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100
Performance Analysis of kary ncube Interconnection Networks
 IEEE Transactions on Computers
, 1988
"... VLSI communication networks are wire limited. The cost of a network is not a function of the number of switches required, but rather a function of the wiring density required to construct the network. This paper analyzes communication networks of varying dimension under the assumption of constant wi ..."
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Cited by 297 (16 self)
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VLSI communication networks are wire limited. The cost of a network is not a function of the number of switches required, but rather a function of the wiring density required to construct the network. This paper analyzes communication networks of varying dimension under the assumption of constant wire bisection. Expressions for the latency, average case throughput, and hotspot throughput of kary n cube networks with constant bisection are derived that agree closely with experimental measurements. It is shown that lowdimensional networks (e.g., tori) have lower latency and higher hotspot throughput than highdimensional networks (e.g., binary ncubes) with the same bisection width. Keywords Communication networks, interconnection networks, concurrent computing, messagepassing multiprocessors, parallel processing, VLSI. 1 Introduction The critical component of a concurrent computer is its communication network. Many algorithms are communication rather than processing limited. Fi...
Programming Parallel Algorithms
, 1996
"... In the past 20 years there has been treftlendous progress in developing and analyzing parallel algorithftls. Researchers have developed efficient parallel algorithms to solve most problems for which efficient sequential solutions are known. Although some ofthese algorithms are efficient only in a th ..."
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Cited by 193 (9 self)
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In the past 20 years there has been treftlendous progress in developing and analyzing parallel algorithftls. Researchers have developed efficient parallel algorithms to solve most problems for which efficient sequential solutions are known. Although some ofthese algorithms are efficient only in a theoretical framework, many are quite efficient in practice or have key ideas that have been used in efficient implementations. This research on parallel algorithms has not only improved our general understanding ofparallelism but in several cases has led to improvements in sequential algorithms. Unf:ortunately there has been less success in developing good languages f:or prograftlftling parallel algorithftls, particularly languages that are well suited for teaching and prototyping algorithms. There has been a large gap between languages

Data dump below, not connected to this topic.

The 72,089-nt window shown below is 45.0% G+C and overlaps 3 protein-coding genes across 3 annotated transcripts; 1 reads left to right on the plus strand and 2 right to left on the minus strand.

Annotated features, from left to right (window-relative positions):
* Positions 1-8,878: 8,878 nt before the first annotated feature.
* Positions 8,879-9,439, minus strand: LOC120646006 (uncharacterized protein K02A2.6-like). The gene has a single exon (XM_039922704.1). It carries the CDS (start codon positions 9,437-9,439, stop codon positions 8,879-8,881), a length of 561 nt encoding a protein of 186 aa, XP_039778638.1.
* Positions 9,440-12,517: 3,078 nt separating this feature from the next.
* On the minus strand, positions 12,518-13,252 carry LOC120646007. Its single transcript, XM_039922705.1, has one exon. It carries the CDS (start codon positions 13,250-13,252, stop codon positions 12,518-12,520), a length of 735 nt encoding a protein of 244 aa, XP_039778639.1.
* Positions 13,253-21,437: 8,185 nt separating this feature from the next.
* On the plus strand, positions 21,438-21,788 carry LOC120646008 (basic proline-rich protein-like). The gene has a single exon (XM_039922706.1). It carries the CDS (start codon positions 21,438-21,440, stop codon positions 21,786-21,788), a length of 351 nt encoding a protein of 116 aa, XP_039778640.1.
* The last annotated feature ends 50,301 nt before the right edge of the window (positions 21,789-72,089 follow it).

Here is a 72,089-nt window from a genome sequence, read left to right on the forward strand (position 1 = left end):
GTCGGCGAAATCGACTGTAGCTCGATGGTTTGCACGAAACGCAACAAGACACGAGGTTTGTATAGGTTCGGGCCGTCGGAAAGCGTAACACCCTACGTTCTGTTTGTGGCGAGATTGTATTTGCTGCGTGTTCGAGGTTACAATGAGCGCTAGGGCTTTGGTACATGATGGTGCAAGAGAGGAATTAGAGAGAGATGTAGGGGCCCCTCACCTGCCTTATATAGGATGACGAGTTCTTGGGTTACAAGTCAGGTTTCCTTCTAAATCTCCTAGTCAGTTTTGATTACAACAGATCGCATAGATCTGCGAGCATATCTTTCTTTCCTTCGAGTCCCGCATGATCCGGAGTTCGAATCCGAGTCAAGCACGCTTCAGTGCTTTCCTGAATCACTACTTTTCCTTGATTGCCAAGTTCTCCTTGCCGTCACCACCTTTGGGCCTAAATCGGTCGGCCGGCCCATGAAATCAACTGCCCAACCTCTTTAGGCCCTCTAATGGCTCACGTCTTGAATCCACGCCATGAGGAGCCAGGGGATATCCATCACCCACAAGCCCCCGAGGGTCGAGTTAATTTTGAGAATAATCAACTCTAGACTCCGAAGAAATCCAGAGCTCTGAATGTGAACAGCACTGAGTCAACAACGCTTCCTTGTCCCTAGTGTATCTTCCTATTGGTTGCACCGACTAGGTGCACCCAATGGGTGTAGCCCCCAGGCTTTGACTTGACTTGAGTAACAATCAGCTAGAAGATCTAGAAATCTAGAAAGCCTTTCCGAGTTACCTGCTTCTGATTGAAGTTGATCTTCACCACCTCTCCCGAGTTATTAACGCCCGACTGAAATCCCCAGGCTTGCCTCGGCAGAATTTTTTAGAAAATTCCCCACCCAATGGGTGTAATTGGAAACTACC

Basic Techniques for the Efficient Coordination of Very Large Numbers of Cooperating Sequential Processors
, 1981
"... In this paper we implement several basic operating system primitives by using a "replaceadd" operation, which can supersede the standard "test and set", and which appears to be a universal primitive for efficiently coordinating large numbers of independently acting sequential processors. We also pr ..."
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Cited by 89 (2 self)
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In this paper we implement several basic operating system primitives by using a "replaceadd" operation, which can supersede the standard "test and set", and which appears to be a universal primitive for efficiently coordinating large numbers of independently acting sequential processors. We also present a hardware implementation of replaceadd that permits multiple replaceadds to be processed nearly as efficiently as loads and stores. Moreover, the crucial special case of concurrent replaceadds updating the same variable is handled particularly well: If every PE simultaneously addresses a replaceadd at the same variable, all these requests are satisfied in the time required to process just one request.
Randomized routing and sorting on fixedconnection networks
 Journal of Algorithms
, 1994
"... This paper presents a general paradigm for the design of packet routing algorithms for fixedconnection networks. Its basis is a randomized online algorithm for scheduling any set of N packets whose paths have congestion c on any boundeddegree leveled network with depth L in O(c + L + log N) steps ..."
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Cited by 88 (13 self)